“We found out pretty quickly that typical products derived from carbon dioxide electrolyzers have way too much salt content to support food-producing organisms, such as algae, fungus or plants,” he said.
So Overa and Jiao broke the process into two steps, first converting carbon dioxide to carbon monoxide and then converting the carbon monoxide to a more highly concentrated acetate the plants could use.
At UCR, Jinkerson’s research team tested the acetate on photosynthetic algae to see whether it would support the growth of food-producing plants in the dark. The team’s results showed the method produced algae at yields comparable to those found with typical growth mediums.
The method was about four times more energy efficient than natural photosynthesis at converting carbon dioxide to plant biomass.
“We were able to grow algae completely in the dark,” said Overa. Meanwhile, lettuce showed the best incorporation of the acetate out of all the food crops.
The researchers also studied where the acetate went inside the plant. The results showed that all of the plants tested were able to incorporate acetate, and they were fairly willing to digest and use the carbon molecules. In some plants, the acetate showed up in the plant’s amino acids. In others, it was found in sugars the plant used as energy for growth.
“It showed us that there are digestive pathways that could be unlocked inside of many plant species that could allow them eventually to completely grow on acetate,” said Overa.
Future work could include exploring ways to bioengineer plants to grow solely on acetate and further optimizing the electrolyzer system’s ability to produce increasingly concentrated acetate from carbon dioxide.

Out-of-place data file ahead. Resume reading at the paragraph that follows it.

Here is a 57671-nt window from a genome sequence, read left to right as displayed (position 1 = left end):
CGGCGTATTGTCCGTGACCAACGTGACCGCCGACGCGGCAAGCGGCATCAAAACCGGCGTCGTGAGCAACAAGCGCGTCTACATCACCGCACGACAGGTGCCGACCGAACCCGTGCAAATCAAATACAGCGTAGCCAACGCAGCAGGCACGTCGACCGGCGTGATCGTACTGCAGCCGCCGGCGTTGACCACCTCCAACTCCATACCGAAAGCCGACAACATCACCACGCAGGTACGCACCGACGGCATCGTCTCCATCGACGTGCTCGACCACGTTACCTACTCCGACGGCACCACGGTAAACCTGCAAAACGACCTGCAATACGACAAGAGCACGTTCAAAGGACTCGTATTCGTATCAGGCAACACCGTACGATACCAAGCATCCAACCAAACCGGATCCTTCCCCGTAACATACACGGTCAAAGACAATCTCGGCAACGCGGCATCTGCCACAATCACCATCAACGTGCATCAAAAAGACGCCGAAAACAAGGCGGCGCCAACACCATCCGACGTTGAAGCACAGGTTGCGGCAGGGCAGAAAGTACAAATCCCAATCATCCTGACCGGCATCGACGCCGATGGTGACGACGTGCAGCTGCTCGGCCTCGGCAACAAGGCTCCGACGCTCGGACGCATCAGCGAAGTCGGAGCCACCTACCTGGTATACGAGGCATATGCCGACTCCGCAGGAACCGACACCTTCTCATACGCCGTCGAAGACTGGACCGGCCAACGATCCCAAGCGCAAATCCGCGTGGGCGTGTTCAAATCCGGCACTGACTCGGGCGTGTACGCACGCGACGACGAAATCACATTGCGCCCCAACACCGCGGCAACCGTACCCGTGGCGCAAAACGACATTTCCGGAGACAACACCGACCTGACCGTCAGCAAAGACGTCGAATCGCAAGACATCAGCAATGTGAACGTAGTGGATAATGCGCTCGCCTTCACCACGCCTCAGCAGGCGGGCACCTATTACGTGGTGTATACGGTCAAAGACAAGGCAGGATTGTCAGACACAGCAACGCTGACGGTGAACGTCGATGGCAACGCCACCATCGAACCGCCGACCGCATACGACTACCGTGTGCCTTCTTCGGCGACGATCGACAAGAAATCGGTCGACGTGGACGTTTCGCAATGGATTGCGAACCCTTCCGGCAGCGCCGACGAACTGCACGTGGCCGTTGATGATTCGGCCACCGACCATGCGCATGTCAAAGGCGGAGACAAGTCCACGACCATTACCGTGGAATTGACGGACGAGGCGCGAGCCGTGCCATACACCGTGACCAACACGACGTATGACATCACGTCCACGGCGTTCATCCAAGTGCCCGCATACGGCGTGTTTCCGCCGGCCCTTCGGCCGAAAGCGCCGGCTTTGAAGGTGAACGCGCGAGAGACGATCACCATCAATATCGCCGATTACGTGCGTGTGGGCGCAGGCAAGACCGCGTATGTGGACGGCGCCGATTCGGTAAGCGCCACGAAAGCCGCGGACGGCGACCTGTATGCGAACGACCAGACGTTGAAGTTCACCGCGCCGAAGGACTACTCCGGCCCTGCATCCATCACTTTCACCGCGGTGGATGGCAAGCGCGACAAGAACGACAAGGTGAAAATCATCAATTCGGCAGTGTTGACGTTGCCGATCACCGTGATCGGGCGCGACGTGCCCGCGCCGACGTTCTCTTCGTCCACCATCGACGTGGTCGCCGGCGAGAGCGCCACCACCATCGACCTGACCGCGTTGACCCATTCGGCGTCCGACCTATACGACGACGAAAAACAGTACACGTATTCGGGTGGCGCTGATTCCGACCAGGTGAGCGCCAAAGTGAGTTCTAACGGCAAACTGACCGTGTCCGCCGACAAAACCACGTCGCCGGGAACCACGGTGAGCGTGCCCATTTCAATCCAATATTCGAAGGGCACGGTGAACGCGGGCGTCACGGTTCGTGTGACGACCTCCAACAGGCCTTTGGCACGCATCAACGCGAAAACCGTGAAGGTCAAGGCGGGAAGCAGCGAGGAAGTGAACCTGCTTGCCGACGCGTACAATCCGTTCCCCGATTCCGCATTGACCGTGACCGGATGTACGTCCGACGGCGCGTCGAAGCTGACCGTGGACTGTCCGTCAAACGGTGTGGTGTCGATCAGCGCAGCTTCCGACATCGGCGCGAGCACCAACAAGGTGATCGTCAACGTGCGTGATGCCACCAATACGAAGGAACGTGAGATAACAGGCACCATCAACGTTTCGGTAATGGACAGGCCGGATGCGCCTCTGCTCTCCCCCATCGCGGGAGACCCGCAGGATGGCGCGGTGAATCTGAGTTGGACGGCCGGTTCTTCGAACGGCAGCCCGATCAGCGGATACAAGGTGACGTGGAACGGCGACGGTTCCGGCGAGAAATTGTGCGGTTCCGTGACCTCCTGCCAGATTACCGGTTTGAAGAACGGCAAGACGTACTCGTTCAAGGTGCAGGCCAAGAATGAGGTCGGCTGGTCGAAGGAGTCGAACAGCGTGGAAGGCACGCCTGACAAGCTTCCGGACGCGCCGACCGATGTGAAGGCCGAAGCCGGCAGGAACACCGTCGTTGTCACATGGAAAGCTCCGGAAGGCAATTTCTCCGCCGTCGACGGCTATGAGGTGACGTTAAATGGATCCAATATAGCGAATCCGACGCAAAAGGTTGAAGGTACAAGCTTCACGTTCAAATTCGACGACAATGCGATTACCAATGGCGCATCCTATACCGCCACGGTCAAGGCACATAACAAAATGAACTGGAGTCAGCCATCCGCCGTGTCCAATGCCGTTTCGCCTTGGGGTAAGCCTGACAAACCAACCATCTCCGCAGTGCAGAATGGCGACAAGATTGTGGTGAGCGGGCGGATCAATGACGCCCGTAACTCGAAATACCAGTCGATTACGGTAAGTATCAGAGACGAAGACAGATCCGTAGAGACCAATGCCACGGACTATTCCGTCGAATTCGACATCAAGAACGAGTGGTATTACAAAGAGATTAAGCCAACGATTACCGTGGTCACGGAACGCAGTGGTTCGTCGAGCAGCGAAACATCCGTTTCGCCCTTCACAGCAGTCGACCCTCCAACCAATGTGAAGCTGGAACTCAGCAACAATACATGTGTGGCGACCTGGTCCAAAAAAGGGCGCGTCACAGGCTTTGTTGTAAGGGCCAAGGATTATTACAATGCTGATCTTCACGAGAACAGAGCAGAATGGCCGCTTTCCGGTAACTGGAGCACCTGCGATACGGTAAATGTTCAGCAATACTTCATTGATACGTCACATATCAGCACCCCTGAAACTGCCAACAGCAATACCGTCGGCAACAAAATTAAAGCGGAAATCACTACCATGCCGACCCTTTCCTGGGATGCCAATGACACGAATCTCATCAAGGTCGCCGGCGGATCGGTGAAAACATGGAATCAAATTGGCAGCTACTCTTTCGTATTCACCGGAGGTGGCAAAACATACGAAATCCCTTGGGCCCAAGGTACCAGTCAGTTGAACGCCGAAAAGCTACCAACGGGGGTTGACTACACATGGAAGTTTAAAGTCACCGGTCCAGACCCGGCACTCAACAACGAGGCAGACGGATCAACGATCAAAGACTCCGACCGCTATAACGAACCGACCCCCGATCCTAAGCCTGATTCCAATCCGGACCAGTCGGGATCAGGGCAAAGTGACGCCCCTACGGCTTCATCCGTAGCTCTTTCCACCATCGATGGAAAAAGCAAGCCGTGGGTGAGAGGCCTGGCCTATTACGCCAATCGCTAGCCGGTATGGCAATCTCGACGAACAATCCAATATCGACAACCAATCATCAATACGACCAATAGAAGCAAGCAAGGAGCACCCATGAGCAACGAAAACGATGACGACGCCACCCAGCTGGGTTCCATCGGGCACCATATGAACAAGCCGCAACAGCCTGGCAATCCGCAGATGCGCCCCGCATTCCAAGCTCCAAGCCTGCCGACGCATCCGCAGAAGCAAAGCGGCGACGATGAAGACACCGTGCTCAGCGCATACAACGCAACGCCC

The researchers said the approach could potentially lead to more efficient food production. For instance, by liberating agriculture from complete dependence on the sun, artificial photosynthesis opens the door to countless possibilities for growing food under the increasingly difficult conditions imposed by anthropogenic climate change. Drought, floods and reduced land availability would be less of a threat to global food security if crops for humans and animals grew in less resource-intensive, controlled environments.
“Using solar energy to power our process could allow for more food or animal feed to be produced on a given area of land. Widespread adoption of this type of approach could help to meet the rising demand for food without expansion of agricultural lands,” said Jinkerson.
Overa agreed. “For countries that are prone to famine or maybe don’t have as much arable land, the technology could lower the burden of food growth if we can get the plants to grow wholly on acetate,” he said.
Crops could also be grown in cities and other areas currently unsuitable for agriculture, and even provide food for future space explorers, the researchers said.
Scaled successfully, Jiao added the work might also provide a way to address two societal issues — food security and carbon neutralization — with one technology.
“Carbon dioxide emissions are a big problem. My research group is trying to tackle this problem by using carbon dioxide as a carbon source for chemical production. But even if all the chemicals society uses are made from carbon dioxide, it only accounts for about 6% of our total global carbon dioxide emissions,” said Jiao. “To tackle the other 94% we have to look at extremely large-scale activities. On Earth, the largest activity is food production.”
Other co-authors on the paper from UCR include co-first authors Elizabeth Hann and Marcus Harland-Dunaway, as well as Andres Narvaez, Dang Le and Martha Orozco-Cárdenas.
Article by Karen B. Roberts | Illustration by Jeffrey C. Chase | Photo courtesy of Prof. Feng Jiao | June 23, 2022